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Trump's Like An Arsonist, Setting Fire To Everything Good and Decent About America

By Joe Rothstein — December 11, 2017

As I write this, fires are burning in multiple Southern California locations, endangering many neighborhoods and communities, taxing the resources available to fight them. Given current conditions, there could be more destructive blazes. There’s no way to predict where or when another fire may ignite, upending lives for countless people in its path.

What an apt metaphor for what’s happening in Trump’s America.

It seems as if every day Donald Trump and his congressional Republican enablers have torched another community of interest, another bedrock principle of democracy and morality, forcing those affected to fight back with all resources available. You can hardly think of a facet of American life being spared from assault.

A vital children’s health program on the verge of being shut down. Public education being undermined while for-profit schools are promoted. Renewable energy support being cancelled while billions are shifted into propping up carbon fuels. The country’s most basic health program under attack by those assigned to administer it. A consumer protection agency turned into one that protects those guilty of abusing consumers.

A House speaker who for years has been determined to cut Medicare and Social Security on a crusade to “get it done,” and apparently now believes he has the votes to do it.

Nearly a million youths brought to America as young children facing deportation, along with others who have lived here peaceably and productively for decades. Muslims, African-Americans and other minorities under assault from racists, with White House winks and nods of encouragement.

The Internet about to be ceded to those who can afford “fast lane” access. Public lands threatened by drillers and developers. States with sensible gun laws trumped by states that don’t. Clean water, clean air and other environmental protections years in the making about to be undone by an EPA now in the hands of the polluters.

And let’s not neglect the conversion of the Labor Department and the National Labor Relations Board into anti-labor havens, and the appointment of right wing judges to back them up. Or the dismay of allies like France, Germany and Japan that the U.S. has become an unreliable partner. Or Trump’s casual comments about the use of nuclear weapons against North Korea or Iran.

Organized constituencies in all these areas, and many others, are mobilized to fight back as seldom before, and are fighting back. Like those fighting the Southern California fires, activists who defend children, seniors, working people, the environment, racial harmony, economic justice, education and other areas of life under assault are stretched thin of money, personnel and other resources. But volunteers have signed up in record numbers to fight these fights. And there’s a sense that over time perhaps much of the wreckage created by TrumpWorld can be repaired.

More troublesome, and less easily restored, is the damage to areas of life that have little to do with policy and programs and everything to do with the bedrock foundation of America: one nation, indivisible, with freedom and justice for all.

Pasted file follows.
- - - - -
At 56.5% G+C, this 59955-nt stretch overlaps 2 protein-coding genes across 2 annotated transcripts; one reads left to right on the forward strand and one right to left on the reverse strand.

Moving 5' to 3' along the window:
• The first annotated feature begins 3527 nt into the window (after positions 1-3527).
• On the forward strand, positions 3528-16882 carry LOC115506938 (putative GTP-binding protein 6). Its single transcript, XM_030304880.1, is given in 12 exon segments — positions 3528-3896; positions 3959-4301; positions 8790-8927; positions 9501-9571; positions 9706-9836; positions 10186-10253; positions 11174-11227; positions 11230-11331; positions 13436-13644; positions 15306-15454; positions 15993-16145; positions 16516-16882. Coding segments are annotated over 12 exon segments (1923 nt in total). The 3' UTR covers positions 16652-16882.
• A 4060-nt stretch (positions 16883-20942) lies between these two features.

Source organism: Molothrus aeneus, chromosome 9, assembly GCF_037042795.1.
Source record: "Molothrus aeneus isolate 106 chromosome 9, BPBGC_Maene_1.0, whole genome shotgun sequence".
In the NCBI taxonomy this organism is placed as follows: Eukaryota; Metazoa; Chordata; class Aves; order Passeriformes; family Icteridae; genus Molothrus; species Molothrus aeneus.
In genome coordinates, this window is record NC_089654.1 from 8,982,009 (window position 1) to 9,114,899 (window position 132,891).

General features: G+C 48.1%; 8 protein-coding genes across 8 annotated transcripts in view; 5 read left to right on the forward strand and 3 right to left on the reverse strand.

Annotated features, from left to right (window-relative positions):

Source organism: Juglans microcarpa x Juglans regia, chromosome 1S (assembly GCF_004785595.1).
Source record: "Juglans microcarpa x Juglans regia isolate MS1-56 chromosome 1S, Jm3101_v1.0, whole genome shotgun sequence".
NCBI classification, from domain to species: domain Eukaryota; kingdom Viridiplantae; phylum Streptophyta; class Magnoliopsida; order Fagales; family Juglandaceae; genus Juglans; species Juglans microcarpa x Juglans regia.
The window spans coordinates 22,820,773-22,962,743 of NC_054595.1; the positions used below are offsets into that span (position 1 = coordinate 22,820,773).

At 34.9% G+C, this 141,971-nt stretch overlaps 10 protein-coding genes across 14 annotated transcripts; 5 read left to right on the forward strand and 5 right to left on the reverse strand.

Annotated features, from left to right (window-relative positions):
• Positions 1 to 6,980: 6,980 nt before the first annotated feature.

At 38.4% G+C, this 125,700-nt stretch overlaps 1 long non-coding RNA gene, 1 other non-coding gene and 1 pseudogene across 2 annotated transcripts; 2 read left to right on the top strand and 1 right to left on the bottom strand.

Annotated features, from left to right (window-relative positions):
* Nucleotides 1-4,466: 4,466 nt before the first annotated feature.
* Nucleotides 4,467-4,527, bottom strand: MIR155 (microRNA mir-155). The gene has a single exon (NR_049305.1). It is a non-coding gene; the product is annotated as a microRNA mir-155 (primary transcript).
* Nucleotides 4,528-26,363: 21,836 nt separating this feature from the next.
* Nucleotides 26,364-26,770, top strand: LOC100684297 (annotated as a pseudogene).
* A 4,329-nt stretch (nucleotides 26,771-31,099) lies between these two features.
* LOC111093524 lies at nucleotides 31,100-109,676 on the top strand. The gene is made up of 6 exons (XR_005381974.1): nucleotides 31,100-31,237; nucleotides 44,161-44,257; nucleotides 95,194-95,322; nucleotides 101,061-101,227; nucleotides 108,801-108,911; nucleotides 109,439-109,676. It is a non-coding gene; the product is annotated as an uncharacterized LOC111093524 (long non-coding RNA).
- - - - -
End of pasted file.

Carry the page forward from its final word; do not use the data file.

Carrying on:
Trump has waged an unrelenting attack on the media and questioned its first amendment rights. Similarly, he has convinced many of his supporters that elections are “rigged,” even the election that made him president, an election he fantasizes he actually won by a landslide. “Facts” have become negotiable for many Trump supporters, an incalculably dangerous threat to a society that relies on the public to weigh and vote for rational policy.

Trump has encouraged domestic violence, defended extra-legal behavior, demeaned judges and legal process, and, horrifically, Trump sees little difference between swastika-carrying marchers and those mobilized to protest against them. Never in U.S. history has a president been so openly hostile to the processes that actually do make America great.

In all of this, Trump is encouraging the darkest, least tolerant, forces in society to emerge, perceiving an ally in the White House. He’s normalizing amoral behavior, given his own history and daily actions. He’s corrupted many religious leaders who have chosen to follow him, rationalizing just about any moral and ethical outrage.

And he likely has destroyed the Republican Party.

As David Brooks concluded in a recent New York Times column:

“The rot afflicting the G.O.P. is comprehensive — moral, intellectual, political and reputational. More and more former Republicans wake up every day and realize: “I’m homeless. I’m politically homeless.”

It’s a tragedy for the Republican party. Far worse, Trump’s months in office have been calamitous for America.

It’s time to bring this raging, destructive fire under control.

(Joe Rothstein is a regular columnist for and author of the acclaimed political thriller “The Latina President and the Conspiracy to Destroy Her.” Mr. Rothstein can be contacted at

Joe Rothstein is editor of U.S. Politics Today. His career in politics spans 35 years, as a strategist and media producer in more than 200 campaigns for political office and for many political causes. He was a pioneer in professional political consulting and one of the founding members of the American Association of Political Consultants. During his career Mr. Rothstein has served as editor of the Pulitzer Prize-winning Anchorage Daily News and adjunct professor at George Washington University's Graduate School of Political Management. He has a master's degree in journalism from UCLA.